Jump to content
Slate Blackcurrant Watermelon Strawberry Orange Banana Apple Emerald Chocolate Marble
Slate Blackcurrant Watermelon Strawberry Orange Banana Apple Emerald Chocolate Marble

Recommended Posts

 

 

 

 

Edited by The Rover

Share this post


Link to post
Share on other sites

Catching up on some reading this weekend. R.I.P. Neil Peart. 🙏🙏🙏

R😎

FF728316-48A1-4A5D-AA61-CA30104D9409.jpeg

Share this post


Link to post
Share on other sites

Image

Rest in Peace, Professor! Thanks for changing my life forever!

With love, best wishes and kindest regards,

A Grieving Fan. 

 

Edited to add: It is going to be incredibly hard for me to listen to Rush at this time. I may need to wait a few months, as certain songs sound different now.

Edited by Kiwi_Zep_Fan87

Share this post


Link to post
Share on other sites

Kiwi_Zep_Fan87,

You have my deepest sympathies as I know how big of a Rush fan you are!  I know it is hard right now, but try to be grateful for all the incredible music that Neil shared with us and that will always be a part of our lives.  I will be praying that your heart is healed soon.  Take care.

D.

 

 

Share this post


Link to post
Share on other sites
4 hours ago, Stryder1978 said:

Kiwi_Zep_Fan87,

You have my deepest sympathies as I know how big of a Rush fan you are!  I know it is hard right now, but try to be grateful for all the incredible music that Neil shared with us and that will always be a part of our lives.  I will be praying that your heart is healed soon.  Take care.

D.

 

 

Thank you so much! I do feel grateful that I discovered Rush in the first place. Like another fan said, the Earth formed around 4.54 billion years ago and we were on this earth when Rush existed! :)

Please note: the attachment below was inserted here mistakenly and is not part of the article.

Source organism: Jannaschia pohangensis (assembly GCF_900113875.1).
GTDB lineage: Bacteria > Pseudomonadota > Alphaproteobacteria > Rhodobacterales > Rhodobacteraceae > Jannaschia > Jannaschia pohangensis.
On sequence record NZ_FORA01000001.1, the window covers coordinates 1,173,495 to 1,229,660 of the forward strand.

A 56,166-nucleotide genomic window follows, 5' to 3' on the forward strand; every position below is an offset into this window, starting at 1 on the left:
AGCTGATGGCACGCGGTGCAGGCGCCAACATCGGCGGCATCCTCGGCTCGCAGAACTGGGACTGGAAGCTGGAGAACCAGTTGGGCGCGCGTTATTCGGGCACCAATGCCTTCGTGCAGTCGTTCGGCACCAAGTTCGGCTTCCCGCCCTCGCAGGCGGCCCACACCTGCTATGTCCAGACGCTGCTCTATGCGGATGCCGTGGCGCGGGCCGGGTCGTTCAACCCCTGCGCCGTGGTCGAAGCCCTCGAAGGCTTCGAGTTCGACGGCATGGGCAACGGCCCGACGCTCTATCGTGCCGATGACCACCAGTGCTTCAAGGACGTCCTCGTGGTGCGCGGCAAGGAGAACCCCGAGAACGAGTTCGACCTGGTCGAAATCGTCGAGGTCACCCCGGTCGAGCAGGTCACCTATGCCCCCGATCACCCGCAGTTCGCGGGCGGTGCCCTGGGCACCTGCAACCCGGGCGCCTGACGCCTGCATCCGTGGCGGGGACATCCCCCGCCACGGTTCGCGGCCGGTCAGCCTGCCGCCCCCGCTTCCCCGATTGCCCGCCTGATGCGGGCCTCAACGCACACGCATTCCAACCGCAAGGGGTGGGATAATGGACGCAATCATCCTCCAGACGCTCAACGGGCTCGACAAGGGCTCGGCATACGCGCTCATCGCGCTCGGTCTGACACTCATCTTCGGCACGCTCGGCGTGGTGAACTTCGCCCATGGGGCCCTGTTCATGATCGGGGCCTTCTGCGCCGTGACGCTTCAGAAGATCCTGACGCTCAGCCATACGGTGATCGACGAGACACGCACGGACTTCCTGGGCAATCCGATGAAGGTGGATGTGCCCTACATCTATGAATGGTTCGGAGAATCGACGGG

Share this post


Link to post
Share on other sites

SCHAEFFER: Why It Hurts When Great Musicians Pass Away

Photo of Neil PEART and RUSH; Neil Peart performing live onstage on All The World's A Stage tour,

 

Why do we feel the death of a musician like Neil Peart, even though we have never met him?  I hearken back to Ludwig Von Beethoven’s funeral for the answer.  When he died in 1827, it’s estimated that anywhere from 10,000 to as many as 30,000 attended his funeral.  Of course, most of these mourners had never met the man personally, or if they did they merely tipped their hats to him on the street (and perhaps got a grumbling insult from him in reply!).  But they knew his music.  They were so affected by it that they felt compelled to come and mourn his passing.  In a way, they felt they did know him.  Because they knew his mind and his heart as expressed in those beautiful sounds he left the world as his passing gift.

Music is unique in the arts in that it above all others has the eerie power to alter one’s mood and force them to actually feel what the composer is feeling — not through the words of a sonnet or the brushstrokes of a painting, however frenzied and passionate they may be, but rather in an almost primal way.  One cannot avoid it.  Who can listen to “Ode To Joy” and not feel exalted, a smile forming without even knowing it?  Who can listen to a hard-driving rock song from, take your pick, Led Zeppelin, The Who, AC/DC, Nirvana, and a thousand others and not suddenly feel the urge, whatever your mood was before hitting ‘play’, to hurl heavy objects, run faster, jump higher, or play air guitar?  After all, we don’t work out while reading Milton or staring at a photo of the Sistine Chapel ceiling.  Instead, we don our headphones and amp up the music.  Why?  Because it actually changes us physiologically.  The way love does.